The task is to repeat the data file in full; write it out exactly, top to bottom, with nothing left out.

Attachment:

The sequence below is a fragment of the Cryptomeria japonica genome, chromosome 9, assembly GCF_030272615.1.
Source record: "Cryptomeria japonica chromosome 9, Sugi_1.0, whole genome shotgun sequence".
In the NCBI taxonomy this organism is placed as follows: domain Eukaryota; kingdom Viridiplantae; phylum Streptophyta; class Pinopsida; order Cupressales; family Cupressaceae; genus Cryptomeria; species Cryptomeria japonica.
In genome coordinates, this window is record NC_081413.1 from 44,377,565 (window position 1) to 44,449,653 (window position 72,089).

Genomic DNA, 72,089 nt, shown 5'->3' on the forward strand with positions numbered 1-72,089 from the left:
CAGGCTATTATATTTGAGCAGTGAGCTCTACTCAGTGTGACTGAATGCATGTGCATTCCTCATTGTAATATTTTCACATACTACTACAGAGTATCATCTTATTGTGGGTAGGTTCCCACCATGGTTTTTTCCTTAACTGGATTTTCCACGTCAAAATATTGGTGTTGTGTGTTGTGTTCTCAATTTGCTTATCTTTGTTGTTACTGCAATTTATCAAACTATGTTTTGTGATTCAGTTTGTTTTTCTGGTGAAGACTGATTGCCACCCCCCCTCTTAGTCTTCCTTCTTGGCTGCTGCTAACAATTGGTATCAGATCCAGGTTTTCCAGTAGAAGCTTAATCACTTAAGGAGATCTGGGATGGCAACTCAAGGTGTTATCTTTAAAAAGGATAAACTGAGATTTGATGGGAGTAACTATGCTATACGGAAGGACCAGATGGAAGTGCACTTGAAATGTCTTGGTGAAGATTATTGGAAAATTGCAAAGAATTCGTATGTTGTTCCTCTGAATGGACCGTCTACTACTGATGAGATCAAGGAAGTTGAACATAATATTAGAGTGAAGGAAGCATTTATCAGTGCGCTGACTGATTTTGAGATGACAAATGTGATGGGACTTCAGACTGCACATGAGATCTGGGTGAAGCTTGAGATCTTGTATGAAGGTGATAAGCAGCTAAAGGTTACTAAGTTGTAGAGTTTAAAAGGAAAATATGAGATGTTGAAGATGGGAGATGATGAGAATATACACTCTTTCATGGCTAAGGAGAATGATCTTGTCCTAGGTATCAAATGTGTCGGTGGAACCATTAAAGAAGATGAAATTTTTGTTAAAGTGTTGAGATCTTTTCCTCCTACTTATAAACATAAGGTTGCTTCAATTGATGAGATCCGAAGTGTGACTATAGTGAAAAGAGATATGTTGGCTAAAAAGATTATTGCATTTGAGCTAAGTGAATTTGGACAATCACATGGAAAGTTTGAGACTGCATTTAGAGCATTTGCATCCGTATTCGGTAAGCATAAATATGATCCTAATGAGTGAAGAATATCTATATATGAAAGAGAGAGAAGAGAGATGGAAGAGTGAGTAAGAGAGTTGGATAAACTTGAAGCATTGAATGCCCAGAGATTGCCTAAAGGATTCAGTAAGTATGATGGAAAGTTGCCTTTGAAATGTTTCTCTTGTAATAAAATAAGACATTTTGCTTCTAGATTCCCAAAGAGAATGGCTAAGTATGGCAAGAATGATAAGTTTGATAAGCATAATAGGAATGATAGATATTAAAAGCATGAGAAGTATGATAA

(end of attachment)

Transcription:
The sequence below is a fragment of the Cryptomeria japonica genome, chromosome 9, assembly GCF_030272615.1.
Source record: "Cryptomeria japonica chromosome 9, Sugi_1.0, whole genome shotgun sequence".
In the NCBI taxonomy this organism is placed as follows: domain Eukaryota; kingdom Viridiplantae; phylum Streptophyta; class Pinopsida; order Cupressales; family Cupressaceae; genus Cryptomeria; species Cryptomeria japonica.
In genome coordinates, this window is record NC_081413.1 from 44,377,565 (window position 1) to 44,449,653 (window position 72,089).

Genomic DNA, 72,089 nt, shown 5'->3' on the forward strand with positions numbered 1-72,089 from the left:
CAGGCTATTATATTTGAGCAGTGAGCTCTACTCAGTGTGACTGAATGCATGTGCATTCCTCATTGTAATATTTTCACATACTACTACAGAGTATCATCTTATTGTGGGTAGGTTCCCACCATGGTTTTTTCCTTAACTGGATTTTCCACGTCAAAATATTGGTGTTGTGTGTTGTGTTCTCAATTTGCTTATCTTTGTTGTTACTGCAATTTATCAAACTATGTTTTGTGATTCAGTTTGTTTTTCTGGTGAAGACTGATTGCCACCCCCCCTCTTAGTCTTCCTTCTTGGCTGCTGCTAACAATTGGTATCAGATCCAGGTTTTCCAGTAGAAGCTTAATCACTTAAGGAGATCTGGGATGGCAACTCAAGGTGTTATCTTTAAAAAGGATAAACTGAGATTTGATGGGAGTAACTATGCTATACGGAAGGACCAGATGGAAGTGCACTTGAAATGTCTTGGTGAAGATTATTGGAAAATTGCAAAGAATTCGTATGTTGTTCCTCTGAATGGACCGTCTACTACTGATGAGATCAAGGAAGTTGAACATAATATTAGAGTGAAGGAAGCATTTATCAGTGCGCTGACTGATTTTGAGATGACAAATGTGATGGGACTTCAGACTGCACATGAGATCTGGGTGAAGCTTGAGATCTTGTATGAAGGTGATAAGCAGCTAAAGGTTACTAAGTTGTAGAGTTTAAAAGGAAAATATGAGATGTTGAAGATGGGAGATGATGAGAATATACACTCTTTCATGGCTAAGGAGAATGATCTTGTCCTAGGTATCAAATGTGTCGGTGGAACCATTAAAGAAGATGAAATTTTTGTTAAAGTGTTGAGATCTTTTCCTCCTACTTATAAACATAAGGTTGCTTCAATTGATGAGATCCGAAGTGTGACTATAGTGAAAAGAGATATGTTGGCTAAAAAGATTATTGCATTTGAGCTAAGTGAATTTGGACAATCACATGGAAAGTTTGAGACTGCATTTAGAGCATTTGCATCCGTATTCGGTAAGCATAAATATGATCCTAATGAGTGAAGAATATCTATATATGAAAGAGAGAGAAGAGAGATGGAAGAGTGAGTAAGAGAGTTGGATAAACTTGAAGCATTGAATGCCCAGAGATTGCCTAAAGGATTCAGTAAGTATGATGGAAAGTTGCCTTTGAAATGTTTCTCTTGTAATAAAATAAGACATTTTGCTTCTAGATTCCCAAAGAGAATGGCTAAGTATGGCAAGAATGATAAGTTTGATAAGCATAATAGGAATGATAGATATTAAAAGCATGAGAAGTATGATAA